I’d like to offer an unconventional response.
First off, I recognize the immense complexity of the legal and historical issues. There were indeed vast injustices done to the Native Americans, and there are many apparent contradictions in the welter of laws, treaties, and administrative actions. I therefore have no opinion on the legal aspects of this problem. Let the Supreme Court decide; I’ll respect whatever decision they make in this matter.
The two unique points I can offer are both contrary to the Native American cause. First, let’s all admit that this is money-grabbing scheme. It seeks to transfer stupendous amounts of money into the treasuries of the tribal organizations. It could be argued that this is restorative justice, but my understanding is that, in the case of Oklahoma, the lands were not stolen from Native Americans; their ownerships were forcibly passed from Native American tribes to individual Native Americans, who then alienated their property to people who were not Native Americans. To the extent that those secondary alienations were legal and proper, they should be respected. If, as the author suggests, some of those alienations were illegal, then they should be revisited separately. In principle, the secondary land transfers were entirely proper.
My second point is that it would be best for all parties for us to dissolve the entire legal system surrounding Native American reservations. Again, I fully recognize that this is not legally proper at this time; it would be an outright violation of many treaties. My argument is instead that it would result in a better and happier situation for almost everybody.
There would be losers: the leadership of the Native American tribes. They would lose their power and the wealth that they control. But it would be immensely better for the Native American children. They are brought up in a social context that forces poverty and a short life span upon them. They would be much better off if they had the same opportunities as any other child in this country. But they are treated as the chattel of the Native American adults, who keep them locked in their ghetto. With great effort, such a child can break loose from the system — I know one such person — but it’s not easy.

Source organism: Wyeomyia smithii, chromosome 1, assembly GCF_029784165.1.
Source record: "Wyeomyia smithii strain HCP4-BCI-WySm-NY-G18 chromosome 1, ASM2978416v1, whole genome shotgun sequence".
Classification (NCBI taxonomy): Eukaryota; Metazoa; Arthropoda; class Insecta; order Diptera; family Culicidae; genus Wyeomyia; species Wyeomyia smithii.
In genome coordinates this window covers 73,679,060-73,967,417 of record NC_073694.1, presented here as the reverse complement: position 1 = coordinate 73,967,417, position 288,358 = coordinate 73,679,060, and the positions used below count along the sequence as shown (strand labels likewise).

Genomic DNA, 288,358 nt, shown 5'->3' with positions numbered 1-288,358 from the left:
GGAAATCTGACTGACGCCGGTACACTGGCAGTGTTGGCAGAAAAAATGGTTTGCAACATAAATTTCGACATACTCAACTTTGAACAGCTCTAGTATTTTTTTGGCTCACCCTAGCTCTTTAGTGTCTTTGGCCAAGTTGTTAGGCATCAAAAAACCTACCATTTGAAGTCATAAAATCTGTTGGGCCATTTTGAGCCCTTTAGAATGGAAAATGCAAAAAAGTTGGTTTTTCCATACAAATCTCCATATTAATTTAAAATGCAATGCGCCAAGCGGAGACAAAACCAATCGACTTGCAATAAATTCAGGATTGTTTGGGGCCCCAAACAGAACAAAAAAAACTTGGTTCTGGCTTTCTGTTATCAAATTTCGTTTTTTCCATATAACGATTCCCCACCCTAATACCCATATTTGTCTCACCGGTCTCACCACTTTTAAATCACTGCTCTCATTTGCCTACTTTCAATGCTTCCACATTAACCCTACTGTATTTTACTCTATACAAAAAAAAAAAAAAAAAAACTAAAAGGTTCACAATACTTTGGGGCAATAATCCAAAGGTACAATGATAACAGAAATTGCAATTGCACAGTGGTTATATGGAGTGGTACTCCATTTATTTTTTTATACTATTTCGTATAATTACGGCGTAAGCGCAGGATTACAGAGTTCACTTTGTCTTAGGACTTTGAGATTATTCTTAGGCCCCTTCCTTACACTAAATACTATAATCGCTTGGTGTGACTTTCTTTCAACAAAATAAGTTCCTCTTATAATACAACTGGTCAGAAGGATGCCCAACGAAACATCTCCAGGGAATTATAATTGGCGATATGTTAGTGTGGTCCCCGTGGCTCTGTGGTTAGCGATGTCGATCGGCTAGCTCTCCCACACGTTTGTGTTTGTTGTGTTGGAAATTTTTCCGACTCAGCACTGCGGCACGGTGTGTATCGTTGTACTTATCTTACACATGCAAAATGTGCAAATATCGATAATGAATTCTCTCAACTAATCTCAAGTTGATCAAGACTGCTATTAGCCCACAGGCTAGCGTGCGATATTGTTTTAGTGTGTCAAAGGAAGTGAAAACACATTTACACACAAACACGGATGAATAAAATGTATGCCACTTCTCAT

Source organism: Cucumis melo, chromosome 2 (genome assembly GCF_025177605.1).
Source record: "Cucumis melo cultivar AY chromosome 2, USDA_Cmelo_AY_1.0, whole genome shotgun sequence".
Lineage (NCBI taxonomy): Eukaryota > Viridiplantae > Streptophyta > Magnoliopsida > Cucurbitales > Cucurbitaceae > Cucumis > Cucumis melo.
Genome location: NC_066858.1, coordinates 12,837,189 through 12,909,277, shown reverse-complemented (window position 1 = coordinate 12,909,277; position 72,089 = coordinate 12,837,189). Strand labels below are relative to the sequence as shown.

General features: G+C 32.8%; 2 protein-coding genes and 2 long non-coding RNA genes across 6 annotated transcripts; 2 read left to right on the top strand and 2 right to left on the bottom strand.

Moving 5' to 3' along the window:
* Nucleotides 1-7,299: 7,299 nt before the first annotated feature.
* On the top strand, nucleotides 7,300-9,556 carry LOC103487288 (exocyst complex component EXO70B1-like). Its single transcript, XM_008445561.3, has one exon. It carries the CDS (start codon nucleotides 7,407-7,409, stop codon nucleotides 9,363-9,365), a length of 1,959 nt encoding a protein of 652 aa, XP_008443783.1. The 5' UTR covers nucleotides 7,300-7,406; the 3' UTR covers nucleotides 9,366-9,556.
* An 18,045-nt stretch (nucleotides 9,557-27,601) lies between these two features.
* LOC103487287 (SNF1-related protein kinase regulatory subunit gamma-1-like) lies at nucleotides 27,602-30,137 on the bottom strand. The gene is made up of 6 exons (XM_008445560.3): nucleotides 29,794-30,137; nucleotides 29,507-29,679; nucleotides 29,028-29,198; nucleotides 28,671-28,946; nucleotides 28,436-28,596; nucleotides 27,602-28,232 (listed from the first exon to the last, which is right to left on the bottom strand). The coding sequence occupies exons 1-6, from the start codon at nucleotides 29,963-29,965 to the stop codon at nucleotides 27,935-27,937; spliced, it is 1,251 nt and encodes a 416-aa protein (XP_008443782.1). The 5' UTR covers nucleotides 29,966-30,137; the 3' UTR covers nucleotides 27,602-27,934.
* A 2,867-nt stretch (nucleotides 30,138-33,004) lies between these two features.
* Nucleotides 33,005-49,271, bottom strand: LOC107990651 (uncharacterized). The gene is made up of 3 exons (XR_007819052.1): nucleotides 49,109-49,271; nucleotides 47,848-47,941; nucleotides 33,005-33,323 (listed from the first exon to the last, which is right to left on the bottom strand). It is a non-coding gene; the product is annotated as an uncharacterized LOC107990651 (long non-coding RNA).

The defense used by Native Americans is that the children must be forced to preserve the Stone Age cultural heritage they inherited, because the preservation of that cultural heritage is of overriding importance. I reject this argument. My counterargument is a twist of John Rawls’ ethical analysis. Suppose that you were able to choose, before you were born, the family into which you would prefer to be born. Yeah, sure, you’d prefer to be born into an obscenely wealthy family. But let’s apply it comparatively. Would you rather be born the child of a Native American family living on the reservation, or the child of a middle-class electrician living in Indiana? I think that most of us would prefer the latter, recognizing that it offers a wider range of life opportunities.
So if you would prefer not to be born into a Native American cultural context, why would you support the forcing of that cultural context upon a newborn infant?
I acknowledge that these arguments will upset some people, but I hope that we can discuss them calmly. I believe that the arguments have substance, but I’d be happy to reject them if somebody can come up with some solid counterarguments.